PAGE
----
Art of Transit:
From the Department of That’s So L.A.:
Lessons from UCLA’s TransportationCamp (Streetsblog LA)
Transit advocates, enthusiasts and scholars convened at L.A.’s first TransportationCamp event on Saturday to discuss and ideate on solutions for urban transportation at UCLA’s Luskin School of Public Affairs.
In attendance was Metro’s new Chief Innovation Officer Joshua Schank, who held a listening session to hear suggestions from attendees for future innovations at Metro. Those suggestions can be read here.
Other topics of interest at the event included a look into bike-share’s future in L.A., a potential 2016 sales tax measure and better land-use policies to complement a growing transit network. Check out the article for Joe Linton’s takeaways and more audience suggestions.
Pando talked to Lyft’s Director of Transportation Policy, Emily Castor, after the Code for America Summit in Oakland last week. The rideshare company has publicly positioned itself as a supplement to public transportation, instead of competition. Excerpt:
Now, you can take these statements with as much salt as you like, but there is no denying that Lyft is pressing a competitive advantage by presenting itself to governments as partner and resource-deposit, in terms only government types understand (that’s not a bus ticket, it’s “fare media” or “physical collateral,” for example). By highlighting the contrast with Uber’s intransigence and heavy-handed lobbying, Lyft has set out to make itself the clear favorite of municipal governments.
Castor says that her current position — she had two others at Lyft prior — arose from governments actively seeking out help from Lyft to achieve their goals. She lists three of the most common goals: reaching climate objectives, serving under-funded areas and filling gaps in transit coverage, and data sharing.
Another interesting, but overlooked part of the article was an exchange between Castor and the city of Boston’s Chief Information Officer Jascha Franklin-Hodge at the Code for America Summit:
While it didn’t rise to the level of “debate,” there were authentic moments of discord and difference, an all-too-rare spectacle on tech conference stages.
Most notably, Franklin-Hodge took exception to Castor’s litany of Lyft’s public-private initiatives.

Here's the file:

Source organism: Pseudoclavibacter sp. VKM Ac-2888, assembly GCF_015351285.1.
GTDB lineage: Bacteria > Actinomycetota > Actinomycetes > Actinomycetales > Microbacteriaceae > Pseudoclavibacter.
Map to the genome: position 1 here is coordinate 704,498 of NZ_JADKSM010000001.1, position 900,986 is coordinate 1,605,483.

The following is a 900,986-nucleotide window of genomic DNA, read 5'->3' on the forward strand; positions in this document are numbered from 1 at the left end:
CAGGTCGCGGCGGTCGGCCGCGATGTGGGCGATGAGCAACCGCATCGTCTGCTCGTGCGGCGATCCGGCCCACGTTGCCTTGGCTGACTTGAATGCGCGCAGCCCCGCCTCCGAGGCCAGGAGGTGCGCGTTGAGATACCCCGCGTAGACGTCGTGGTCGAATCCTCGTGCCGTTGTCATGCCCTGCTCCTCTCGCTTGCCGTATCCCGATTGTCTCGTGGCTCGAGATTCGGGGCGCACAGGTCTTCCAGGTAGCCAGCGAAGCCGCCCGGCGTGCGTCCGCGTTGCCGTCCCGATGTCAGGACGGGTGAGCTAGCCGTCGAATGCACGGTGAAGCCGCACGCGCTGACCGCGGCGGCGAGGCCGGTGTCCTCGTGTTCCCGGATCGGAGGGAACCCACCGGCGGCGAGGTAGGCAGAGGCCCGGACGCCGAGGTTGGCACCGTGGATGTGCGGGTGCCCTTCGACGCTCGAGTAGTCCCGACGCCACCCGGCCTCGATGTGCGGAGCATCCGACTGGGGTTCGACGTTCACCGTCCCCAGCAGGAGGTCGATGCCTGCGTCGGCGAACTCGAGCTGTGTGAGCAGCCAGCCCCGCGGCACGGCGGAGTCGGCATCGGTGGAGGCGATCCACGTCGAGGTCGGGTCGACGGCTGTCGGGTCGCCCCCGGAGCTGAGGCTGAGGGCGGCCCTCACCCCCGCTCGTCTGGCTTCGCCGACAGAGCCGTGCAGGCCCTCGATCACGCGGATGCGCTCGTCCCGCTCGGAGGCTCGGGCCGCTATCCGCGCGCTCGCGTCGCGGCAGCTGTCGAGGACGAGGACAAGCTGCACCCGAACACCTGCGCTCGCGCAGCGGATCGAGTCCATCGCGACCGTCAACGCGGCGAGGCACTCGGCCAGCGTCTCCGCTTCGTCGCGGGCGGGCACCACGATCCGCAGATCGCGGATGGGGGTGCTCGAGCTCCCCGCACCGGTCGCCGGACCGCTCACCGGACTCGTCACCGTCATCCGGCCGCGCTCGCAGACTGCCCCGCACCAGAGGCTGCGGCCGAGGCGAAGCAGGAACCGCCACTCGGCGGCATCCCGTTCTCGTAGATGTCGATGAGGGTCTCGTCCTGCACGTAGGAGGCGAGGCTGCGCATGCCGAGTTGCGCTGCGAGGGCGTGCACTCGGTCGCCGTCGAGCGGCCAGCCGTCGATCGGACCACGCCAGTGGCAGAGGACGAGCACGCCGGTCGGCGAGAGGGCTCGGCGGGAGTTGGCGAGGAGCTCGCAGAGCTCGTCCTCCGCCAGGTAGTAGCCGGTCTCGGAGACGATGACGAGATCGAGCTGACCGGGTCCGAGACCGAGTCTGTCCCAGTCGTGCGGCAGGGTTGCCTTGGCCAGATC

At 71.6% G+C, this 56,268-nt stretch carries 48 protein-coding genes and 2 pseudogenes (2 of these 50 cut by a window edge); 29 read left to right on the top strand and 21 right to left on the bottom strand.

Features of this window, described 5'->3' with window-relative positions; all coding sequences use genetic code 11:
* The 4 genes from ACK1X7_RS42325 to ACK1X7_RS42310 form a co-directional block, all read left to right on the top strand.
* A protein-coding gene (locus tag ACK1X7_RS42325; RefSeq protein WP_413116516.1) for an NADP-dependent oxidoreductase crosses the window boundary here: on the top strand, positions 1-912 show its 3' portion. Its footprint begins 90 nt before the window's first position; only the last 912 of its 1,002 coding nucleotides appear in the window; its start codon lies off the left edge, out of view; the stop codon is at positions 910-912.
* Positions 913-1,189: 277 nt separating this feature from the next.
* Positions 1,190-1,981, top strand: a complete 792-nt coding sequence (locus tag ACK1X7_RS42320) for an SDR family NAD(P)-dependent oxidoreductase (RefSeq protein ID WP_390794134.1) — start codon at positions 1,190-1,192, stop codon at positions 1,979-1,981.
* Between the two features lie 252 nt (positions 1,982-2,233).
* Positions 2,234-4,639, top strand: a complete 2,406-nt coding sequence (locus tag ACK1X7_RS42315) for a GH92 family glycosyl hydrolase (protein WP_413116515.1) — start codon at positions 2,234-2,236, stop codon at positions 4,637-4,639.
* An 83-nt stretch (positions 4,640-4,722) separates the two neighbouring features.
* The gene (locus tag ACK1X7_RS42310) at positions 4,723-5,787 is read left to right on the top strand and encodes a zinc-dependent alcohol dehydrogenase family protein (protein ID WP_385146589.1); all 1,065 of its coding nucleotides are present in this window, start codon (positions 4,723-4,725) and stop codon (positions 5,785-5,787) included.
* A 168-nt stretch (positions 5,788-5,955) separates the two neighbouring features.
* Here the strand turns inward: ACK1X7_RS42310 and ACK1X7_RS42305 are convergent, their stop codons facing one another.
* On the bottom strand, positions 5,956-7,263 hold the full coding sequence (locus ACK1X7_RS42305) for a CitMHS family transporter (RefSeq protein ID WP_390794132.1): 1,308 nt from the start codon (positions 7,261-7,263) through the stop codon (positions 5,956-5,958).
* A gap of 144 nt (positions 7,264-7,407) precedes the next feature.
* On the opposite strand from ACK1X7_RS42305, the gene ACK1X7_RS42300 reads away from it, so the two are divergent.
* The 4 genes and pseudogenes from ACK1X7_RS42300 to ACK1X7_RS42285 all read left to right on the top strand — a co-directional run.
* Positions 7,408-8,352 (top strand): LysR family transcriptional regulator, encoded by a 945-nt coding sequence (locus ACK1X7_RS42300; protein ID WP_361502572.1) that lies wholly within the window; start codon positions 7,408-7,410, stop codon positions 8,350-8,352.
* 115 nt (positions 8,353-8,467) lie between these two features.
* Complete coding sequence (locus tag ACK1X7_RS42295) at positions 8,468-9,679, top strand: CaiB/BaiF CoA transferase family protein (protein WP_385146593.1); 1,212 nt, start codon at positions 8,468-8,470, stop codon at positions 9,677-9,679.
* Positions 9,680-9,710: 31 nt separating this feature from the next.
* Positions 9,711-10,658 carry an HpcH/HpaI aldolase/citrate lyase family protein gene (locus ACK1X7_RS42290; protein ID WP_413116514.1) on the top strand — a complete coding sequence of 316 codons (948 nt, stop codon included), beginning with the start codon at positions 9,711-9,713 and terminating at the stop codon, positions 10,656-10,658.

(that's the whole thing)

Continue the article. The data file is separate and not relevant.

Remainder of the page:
“There is a fundamental difference between public transportation and the services these companies offer,” he said.
Franklin-Hodge’s response perhaps hints at the fact not everyone has bought into the “rideshare as transit supplement” idea.
Paris made 30 percent of its streets car-free on September 27 with the aim of reducing the city’s rising smog levels. The results are in, and — surprise! — it worked.
On that Sunday, levels of nitrogen dioxide — the chemical compound that produces smog — were down 40 percent in some parts of the city. Levels dropped 30 percent at the usually traffic-choked Avenue des Champs-Élysées. Noise level in the city center also measured half the normal volume.
The car-free day was so successful the mayor of Paris hopes to expand the car-free zone and hold one every month. Je veux une baguette, une bicyclette et d’air pur! (if that makes no sense, blame Google Translate and my childhood sloth that prevented me from taking French).
As the Los Angeles housing committee today looks at legislation for mandatory retrofitting in L.A, the Times takes a look at the earthquake retrofit efforts already underway in other cities in California.
The law being considered by the L.A. City Council committee today will be most significant seismic safety law in California, resulting in the mandatory retrofitting of 13,500 vulnerable wood-frame apartments and 1,500 brittle concrete structures.